SMART-1 is the first of ESA's 'Small Missions for Advanced Research in Technology'. It is heading for the Moon using revolutionary propulsion techniques and carry a battery of miniaturised instruments.
As well as testing new technology, SMART-1 will make the first comprehensive inventory of key chemical elements in the lunar surface. It will also investigate the theory that the Moon was formed following the violent collision of a smaller planet with Earth, four and a half thousand million years ago.
Over 30 years after the last Apollo mission visited the Moon in 1972, there is still much that we do not know about our nearest satellite. For example, how was it created? What role did it play in the formation and evolution of Earth? SMART-1 may help to answer these questions.
The main purpose of the SMART-1 mission is to flight-test the new solar-electric propulsion technology – a kind of solar-powered thruster that is ten times more efficient than the usual chemical systems employed when travelling in space. If all goes well, such a system could be providing the propulsion system for future ESA missions into deep space, such as BepiColombo.
However, in the process, the mission will be providing some fascinating science. For example, SMART-1 will be mapping the lunar surface chemical composition more accurately than ever before. Apollo spacecraft carried hand-held cameras to photograph the lunar surface. SMART-1 will be leading the way in the latest imaging techniques. Images taken from many different angles and X-ray and infrared detection work will allow scientists to draw up new three-dimensional models of the Moon’s surface.
SMART-1 will be looking at the darker parts of the Moon's south pole for the first time. It will be mapping the so-called Peak of Eternal Light, an eerie mountaintop that is permanently bathed in sunlight, while all around are dark craters never touched by the Sun. These craters are believed to harbour water-ice in the lunar soil. SMART-1 will also help scientists to confirm if ice is present at the lunar poles, where the temperature never rises above –170°C. Any water on the lunar surface would be very helpful in the creation of permanent bases on the Moon.
As scientists demand more from space missions travelling to other worlds and beyond, traditional rocket technologies are beginning to show shortcomings. In response to this need, ESA are developing a new type of engine, known as solar-electric propulsion, or an 'ion' engine, which could mark a whole new era of space exploration.
Solar-electric propulsion does not burn fuel as chemical rockets do; instead the technique converts sunlight into electricity via solar panels and uses it to electrically charge heavy gas atoms, which accelerate away from the spacecraft at high speed. This drives the spacecraft forwards. In a chemical rocket, the burning fuel creates gases which are expelled relatively slowly compared to ion thrusters. However, in an ion engine, the gas is ejected at high velocity, which makes it much more efficient and requires less fuel.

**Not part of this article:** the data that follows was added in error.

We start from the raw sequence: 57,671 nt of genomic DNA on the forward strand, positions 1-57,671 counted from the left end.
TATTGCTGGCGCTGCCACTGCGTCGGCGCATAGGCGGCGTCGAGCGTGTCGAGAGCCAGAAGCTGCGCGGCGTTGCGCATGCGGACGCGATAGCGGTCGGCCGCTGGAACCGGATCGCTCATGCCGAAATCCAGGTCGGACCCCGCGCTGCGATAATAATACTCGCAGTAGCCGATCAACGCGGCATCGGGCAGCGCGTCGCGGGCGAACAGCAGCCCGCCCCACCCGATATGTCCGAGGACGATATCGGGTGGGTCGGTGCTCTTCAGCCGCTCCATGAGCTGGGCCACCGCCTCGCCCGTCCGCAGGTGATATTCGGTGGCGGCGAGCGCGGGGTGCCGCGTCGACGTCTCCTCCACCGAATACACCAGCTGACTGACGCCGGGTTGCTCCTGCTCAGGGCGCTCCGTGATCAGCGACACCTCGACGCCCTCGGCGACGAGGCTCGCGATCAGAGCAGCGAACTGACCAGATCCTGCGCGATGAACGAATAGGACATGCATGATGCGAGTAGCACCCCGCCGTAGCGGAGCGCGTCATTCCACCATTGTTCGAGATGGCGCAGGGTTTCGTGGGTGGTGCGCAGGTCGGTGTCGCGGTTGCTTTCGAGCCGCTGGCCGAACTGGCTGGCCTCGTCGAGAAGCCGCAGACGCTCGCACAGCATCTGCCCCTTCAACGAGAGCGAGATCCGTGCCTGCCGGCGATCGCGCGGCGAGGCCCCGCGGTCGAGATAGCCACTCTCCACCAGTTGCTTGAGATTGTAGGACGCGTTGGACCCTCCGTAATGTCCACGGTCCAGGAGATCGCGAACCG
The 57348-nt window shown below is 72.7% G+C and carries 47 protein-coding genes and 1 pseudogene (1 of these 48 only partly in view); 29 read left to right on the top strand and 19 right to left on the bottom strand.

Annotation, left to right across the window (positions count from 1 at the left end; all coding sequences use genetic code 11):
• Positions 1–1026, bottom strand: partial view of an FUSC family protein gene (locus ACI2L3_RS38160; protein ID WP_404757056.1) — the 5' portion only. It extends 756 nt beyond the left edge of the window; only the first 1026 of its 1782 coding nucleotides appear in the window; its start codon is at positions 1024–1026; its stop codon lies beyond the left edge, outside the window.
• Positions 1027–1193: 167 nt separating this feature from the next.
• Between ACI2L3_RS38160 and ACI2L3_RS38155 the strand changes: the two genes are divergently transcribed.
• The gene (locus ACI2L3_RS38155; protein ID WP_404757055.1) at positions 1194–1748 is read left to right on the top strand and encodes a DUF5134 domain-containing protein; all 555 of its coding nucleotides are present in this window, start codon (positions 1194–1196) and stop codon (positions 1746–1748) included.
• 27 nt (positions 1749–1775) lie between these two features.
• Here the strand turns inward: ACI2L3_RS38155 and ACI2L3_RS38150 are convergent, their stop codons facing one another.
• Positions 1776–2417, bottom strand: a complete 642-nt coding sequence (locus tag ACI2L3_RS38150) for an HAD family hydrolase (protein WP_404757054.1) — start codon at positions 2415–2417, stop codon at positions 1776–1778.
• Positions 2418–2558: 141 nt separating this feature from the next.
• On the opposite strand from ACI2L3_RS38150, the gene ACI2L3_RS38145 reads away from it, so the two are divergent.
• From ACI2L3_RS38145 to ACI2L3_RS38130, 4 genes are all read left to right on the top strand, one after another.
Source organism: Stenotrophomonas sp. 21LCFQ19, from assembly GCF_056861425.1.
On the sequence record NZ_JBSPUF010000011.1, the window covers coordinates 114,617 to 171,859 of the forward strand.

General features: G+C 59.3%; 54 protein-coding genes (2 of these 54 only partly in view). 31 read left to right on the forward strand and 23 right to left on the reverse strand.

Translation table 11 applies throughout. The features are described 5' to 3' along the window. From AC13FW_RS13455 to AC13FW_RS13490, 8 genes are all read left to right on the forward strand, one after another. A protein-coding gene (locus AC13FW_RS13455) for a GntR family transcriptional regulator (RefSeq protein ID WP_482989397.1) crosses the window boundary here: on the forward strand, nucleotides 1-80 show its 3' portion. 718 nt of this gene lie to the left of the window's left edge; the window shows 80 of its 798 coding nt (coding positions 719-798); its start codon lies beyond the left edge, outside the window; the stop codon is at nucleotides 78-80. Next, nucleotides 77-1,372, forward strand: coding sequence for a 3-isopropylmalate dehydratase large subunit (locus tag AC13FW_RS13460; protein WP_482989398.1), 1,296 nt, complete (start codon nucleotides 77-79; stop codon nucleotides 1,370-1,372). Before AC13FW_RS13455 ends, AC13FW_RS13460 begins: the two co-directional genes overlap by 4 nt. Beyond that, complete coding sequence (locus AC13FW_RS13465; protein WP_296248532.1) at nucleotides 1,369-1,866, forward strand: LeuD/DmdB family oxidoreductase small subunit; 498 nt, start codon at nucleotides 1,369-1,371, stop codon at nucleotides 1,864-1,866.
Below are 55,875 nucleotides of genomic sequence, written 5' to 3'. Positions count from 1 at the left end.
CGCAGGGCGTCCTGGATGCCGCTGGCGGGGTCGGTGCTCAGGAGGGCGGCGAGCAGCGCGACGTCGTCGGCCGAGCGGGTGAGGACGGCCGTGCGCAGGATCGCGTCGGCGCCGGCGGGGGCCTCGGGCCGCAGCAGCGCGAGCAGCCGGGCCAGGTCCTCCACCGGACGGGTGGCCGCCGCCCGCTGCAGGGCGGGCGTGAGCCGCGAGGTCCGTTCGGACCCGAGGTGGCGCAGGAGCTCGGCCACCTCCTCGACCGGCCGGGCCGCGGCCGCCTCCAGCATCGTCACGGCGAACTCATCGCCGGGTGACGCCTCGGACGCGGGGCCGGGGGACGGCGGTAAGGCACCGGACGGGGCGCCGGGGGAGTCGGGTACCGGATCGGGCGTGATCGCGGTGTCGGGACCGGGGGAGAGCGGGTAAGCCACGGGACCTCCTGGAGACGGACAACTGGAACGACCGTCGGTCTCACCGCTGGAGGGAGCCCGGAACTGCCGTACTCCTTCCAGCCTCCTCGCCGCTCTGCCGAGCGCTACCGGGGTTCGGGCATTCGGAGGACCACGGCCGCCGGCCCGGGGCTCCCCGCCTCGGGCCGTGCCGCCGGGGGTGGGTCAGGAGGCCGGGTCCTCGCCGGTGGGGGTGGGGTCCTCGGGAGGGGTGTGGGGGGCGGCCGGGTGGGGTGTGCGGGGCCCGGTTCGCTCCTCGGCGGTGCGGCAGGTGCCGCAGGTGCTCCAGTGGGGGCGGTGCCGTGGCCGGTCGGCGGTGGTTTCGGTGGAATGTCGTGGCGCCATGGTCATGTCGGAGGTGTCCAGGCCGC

Ion engines are very important because their high efficiency makes previously impossible missions achievable. Since they do not need to carry so much fuel, ion engines release room for more scientific instruments. As technology continues to get smaller, the size of instruments decreases and the overall size and mass of the spacecraft decreases, further increasing efficiency.
Further away from the Sun, where the light is weaker, a new power source, such as a nuclear reactor, would be needed. This type of engine could take spacecraft to the Kuiper belt and even farther away. The Kuiper belt extends beyond the planet Pluto. It is a dream destination for many scientists because it contains comets that have been undisturbed since the formation of the Solar System. Beyond Pluto is a mysterious realm of magnetic fields and rarefied gases known as interstellar space. Solar-electric propulsion would make such a mission possible because an ion engine can run almost constantly, so that eventually it outperforms any chemical rocket on such long flights.
SMART-1 was launched from Kourou, French Guiana, on 27 September 2003. After launch, SMART-1 uses its ion drive to spiral out from the Earth until the Moon's gravity catches it and pulls it towards the Moon. The final operational orbit is a polar elliptical orbit, ranging from 300 to 10 000 kilometres above the Moon's surface.
ESA’s Science Programme encompasses the ambitious 'Cornerstone' and medium-sized missions, and also recently dubbed 'Flexi-missions'(small relatively low-cost missions). These have been given the generic name SMART (Small Missions for Advanced Research in Technology). Their purpose is to test new technologies that will eventually be used on bigger projects.
The SMART-1 project is being driven by a team at ESTEC in Noordwijk, The Netherlands. The industrial prime contractor is the Swedish Space Corporation (SSC) through its Science Systems Division. Some 15 subcontractors and suppliers from six European countries are involved in building the spacecraft. For the science and technology payload, co-investigators come from nine European countries, from ESA and from the United States.
The solar-electric primary propulsion that has been selected is a Stationary Plasma Hall-effect thruster, the PPS-1350 developed by SNECMA, France.
Last update: 21 August 2009